Sunday, October 2, 1:30 pm — 3:00 pm (Rm 409B)
Jon Boley, GN Hearing - Chicago, IL, USA
P26-1 Discrete-Time Implementation of Arbitrary Delay-Free Feedback Networks—Dave Berners, Universal Audio; CCRMA, Stanford University - Stanford, CA, USA; Jonathan S. Abel, Stanford University - Stanford, CA, USA
The delay-free feedback loop can be directly implemented in discrete time by separately discretizing the forward and backward transfer functions and simultaneously solving the resulting linear system for the nodes connecting the filters within the loop. The ability to form the solutions rests upon the fact that, at sample n, the output of a discrete-time linear system is a linear function of the input to the system at sample n. This technique allows for relatively simple calculation of coefficients for certain time-varying feedback systems, and allows for inclusion of memoryless nonlinearities inside feedback loops. We show that the technique can be generalized to discretize an arbitrary network of LTI systems arranged in multiple-loop feedback networks. Two examples are presented: one time-varying system and one nonlinear system.
Convention Paper 9685 (Purchase now)
P26-2 The Time-Varying Bilinear Transform—Jonathan S. Abel, Stanford University - Stanford, CA, USA; Dave Berners, Universal Audio; CCRMA, Stanford University - Stanford, CA, USA
The discretization of continuous-time systems is considered, and an extension of the bilinear transform to the case of time-varying systems is introduced. Termed the “time-varying bilinear transform,” the transform generates a sequence of digital filter coefficients in response to continuous-time system changes that keeps the digital filter state compatible with the changing digital filter coefficients. Accordingly, transients in the digital filter output that don’t appear in the continuous system output are avoided. For an Nth-order continuous-time system, a step change in the system produces a sequence of N intermediate sets of digital filter coefficients, bracketed by what would be generated by the bilinear transform applied to the initial and final systems. Sequences are tabulated for direct and transpose canonical forms and first-order and second-order systems, and examples of first-order and second-order analog filters with time-varying components are presented.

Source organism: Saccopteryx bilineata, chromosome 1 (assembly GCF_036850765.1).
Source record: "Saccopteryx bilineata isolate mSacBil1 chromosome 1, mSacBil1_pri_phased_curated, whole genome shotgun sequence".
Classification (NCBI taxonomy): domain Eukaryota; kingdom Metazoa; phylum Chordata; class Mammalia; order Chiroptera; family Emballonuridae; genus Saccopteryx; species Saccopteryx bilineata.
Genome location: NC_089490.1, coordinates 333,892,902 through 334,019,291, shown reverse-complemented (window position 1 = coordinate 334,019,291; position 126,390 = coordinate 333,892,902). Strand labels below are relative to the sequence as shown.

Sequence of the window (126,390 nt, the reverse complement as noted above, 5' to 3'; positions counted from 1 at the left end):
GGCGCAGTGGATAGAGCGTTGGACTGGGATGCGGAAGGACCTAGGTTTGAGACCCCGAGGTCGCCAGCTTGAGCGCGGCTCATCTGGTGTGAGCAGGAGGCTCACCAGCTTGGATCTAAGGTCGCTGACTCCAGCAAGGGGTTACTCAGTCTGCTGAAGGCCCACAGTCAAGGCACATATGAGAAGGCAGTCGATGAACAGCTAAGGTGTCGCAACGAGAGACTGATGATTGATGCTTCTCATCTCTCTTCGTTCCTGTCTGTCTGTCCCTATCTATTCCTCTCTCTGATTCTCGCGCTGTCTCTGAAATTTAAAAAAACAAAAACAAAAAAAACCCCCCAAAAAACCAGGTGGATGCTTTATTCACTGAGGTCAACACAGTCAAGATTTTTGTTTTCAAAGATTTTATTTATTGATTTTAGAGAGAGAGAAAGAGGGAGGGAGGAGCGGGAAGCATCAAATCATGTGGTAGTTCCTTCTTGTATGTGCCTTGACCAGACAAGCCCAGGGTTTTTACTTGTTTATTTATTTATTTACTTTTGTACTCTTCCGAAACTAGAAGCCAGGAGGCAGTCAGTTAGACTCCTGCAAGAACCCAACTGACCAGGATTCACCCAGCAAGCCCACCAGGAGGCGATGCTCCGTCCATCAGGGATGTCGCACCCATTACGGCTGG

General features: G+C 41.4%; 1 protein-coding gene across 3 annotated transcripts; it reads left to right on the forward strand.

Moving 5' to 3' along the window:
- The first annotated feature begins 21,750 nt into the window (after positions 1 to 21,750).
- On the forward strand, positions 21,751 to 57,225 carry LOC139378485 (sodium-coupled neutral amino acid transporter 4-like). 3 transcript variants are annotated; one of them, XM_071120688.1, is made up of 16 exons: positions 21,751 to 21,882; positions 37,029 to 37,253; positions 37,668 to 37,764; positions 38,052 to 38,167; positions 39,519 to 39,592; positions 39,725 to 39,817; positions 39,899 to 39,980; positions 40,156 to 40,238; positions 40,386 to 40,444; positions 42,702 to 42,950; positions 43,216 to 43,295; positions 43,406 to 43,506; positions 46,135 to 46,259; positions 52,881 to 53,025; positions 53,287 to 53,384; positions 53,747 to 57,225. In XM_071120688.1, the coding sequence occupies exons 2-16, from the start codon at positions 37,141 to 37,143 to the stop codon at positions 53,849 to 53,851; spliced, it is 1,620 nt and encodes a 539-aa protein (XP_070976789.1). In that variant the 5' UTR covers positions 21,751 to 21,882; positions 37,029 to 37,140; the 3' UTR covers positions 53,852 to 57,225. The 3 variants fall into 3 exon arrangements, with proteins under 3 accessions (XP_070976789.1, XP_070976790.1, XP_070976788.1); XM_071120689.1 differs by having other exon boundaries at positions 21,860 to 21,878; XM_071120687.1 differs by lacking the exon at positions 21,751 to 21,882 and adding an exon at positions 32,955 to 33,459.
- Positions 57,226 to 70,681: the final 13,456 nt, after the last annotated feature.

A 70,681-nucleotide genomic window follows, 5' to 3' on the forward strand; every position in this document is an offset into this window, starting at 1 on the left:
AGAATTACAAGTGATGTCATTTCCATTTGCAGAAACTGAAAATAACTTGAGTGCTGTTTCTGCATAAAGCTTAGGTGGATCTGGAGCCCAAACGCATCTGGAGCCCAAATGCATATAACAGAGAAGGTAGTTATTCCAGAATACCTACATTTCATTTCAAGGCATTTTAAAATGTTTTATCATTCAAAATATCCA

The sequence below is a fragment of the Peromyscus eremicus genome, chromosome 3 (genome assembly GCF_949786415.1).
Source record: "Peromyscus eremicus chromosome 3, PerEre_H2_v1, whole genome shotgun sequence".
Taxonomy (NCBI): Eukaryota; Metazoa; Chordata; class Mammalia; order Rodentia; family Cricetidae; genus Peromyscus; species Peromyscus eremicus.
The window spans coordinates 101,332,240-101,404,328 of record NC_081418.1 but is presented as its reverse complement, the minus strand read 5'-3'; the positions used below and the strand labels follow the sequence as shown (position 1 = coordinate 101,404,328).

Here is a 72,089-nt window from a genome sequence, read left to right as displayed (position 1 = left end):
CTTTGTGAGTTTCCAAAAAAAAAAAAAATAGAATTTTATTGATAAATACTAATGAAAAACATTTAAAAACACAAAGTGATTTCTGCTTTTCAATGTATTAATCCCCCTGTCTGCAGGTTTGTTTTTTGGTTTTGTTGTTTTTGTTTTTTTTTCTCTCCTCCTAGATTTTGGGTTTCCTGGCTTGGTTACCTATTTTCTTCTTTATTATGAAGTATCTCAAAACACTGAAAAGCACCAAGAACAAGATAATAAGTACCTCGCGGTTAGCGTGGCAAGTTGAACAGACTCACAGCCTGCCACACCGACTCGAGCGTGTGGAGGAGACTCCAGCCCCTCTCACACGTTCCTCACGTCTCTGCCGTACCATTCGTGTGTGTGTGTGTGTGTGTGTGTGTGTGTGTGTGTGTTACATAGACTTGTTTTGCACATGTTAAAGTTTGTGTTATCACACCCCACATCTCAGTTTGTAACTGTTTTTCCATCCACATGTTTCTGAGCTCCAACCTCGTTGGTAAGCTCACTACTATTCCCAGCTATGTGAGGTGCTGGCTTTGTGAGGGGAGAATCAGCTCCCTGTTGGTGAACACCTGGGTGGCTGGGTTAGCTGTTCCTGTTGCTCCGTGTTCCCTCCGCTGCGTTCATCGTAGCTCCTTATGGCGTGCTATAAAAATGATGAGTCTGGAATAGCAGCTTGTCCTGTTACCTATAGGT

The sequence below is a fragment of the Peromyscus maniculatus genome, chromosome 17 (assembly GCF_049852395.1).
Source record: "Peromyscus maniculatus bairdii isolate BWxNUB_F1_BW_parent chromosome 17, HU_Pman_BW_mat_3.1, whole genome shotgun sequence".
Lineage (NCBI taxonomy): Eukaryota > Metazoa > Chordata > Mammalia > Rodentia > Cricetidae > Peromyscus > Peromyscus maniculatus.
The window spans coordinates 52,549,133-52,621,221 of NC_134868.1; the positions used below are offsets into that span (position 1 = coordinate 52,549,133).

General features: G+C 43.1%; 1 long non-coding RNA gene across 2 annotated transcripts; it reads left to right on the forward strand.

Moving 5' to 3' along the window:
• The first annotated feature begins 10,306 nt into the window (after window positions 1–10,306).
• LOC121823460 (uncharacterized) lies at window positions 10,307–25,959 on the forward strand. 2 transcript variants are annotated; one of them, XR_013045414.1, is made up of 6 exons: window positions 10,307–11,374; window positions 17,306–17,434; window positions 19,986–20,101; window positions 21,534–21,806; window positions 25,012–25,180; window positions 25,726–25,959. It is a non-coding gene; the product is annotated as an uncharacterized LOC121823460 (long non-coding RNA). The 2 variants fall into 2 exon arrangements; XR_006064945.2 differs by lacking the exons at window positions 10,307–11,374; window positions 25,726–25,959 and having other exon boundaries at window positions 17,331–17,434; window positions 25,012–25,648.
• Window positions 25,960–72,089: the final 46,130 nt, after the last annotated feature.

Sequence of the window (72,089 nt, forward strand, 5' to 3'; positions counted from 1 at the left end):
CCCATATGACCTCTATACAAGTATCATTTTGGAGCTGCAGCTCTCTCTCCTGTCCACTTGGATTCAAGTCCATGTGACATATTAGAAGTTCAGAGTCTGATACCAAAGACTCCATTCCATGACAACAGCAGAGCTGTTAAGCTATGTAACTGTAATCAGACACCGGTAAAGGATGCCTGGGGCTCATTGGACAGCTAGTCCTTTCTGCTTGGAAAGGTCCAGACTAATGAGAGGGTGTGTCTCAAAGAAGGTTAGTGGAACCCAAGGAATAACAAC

Convention Paper 9686 (Purchase now)
P26-3 Active Equalization for Loudspeaker Protection—Christopher Painter, Marvell Semiconductor, Inc. - Santa Clara, CA, USA; Kapil Jain, Marvell Technology Group Ltd. - Santa Clara, CA, USA
We present a time-varying linear equalization algorithm whose purpose is to protect a loudspeaker from damage under high drive conditions. It is suitable for implementation on a low-cost digital signal processor, often integrated on the same die as a high-performance audio codec. A typical application is in a portable wireless (e.g., Bluetooth) loudspeaker. For a given driver and enclosure design, the algorithm allows the power output of the loudspeaker to be maximized while introducing only minimal coloration or distortion. During the loudspeaker design phase, the parameters of the algorithm can be easily tuned by the designer, further optimizing the overall design for power output, robustness and low distortion.
Convention Paper 9687 (Purchase now)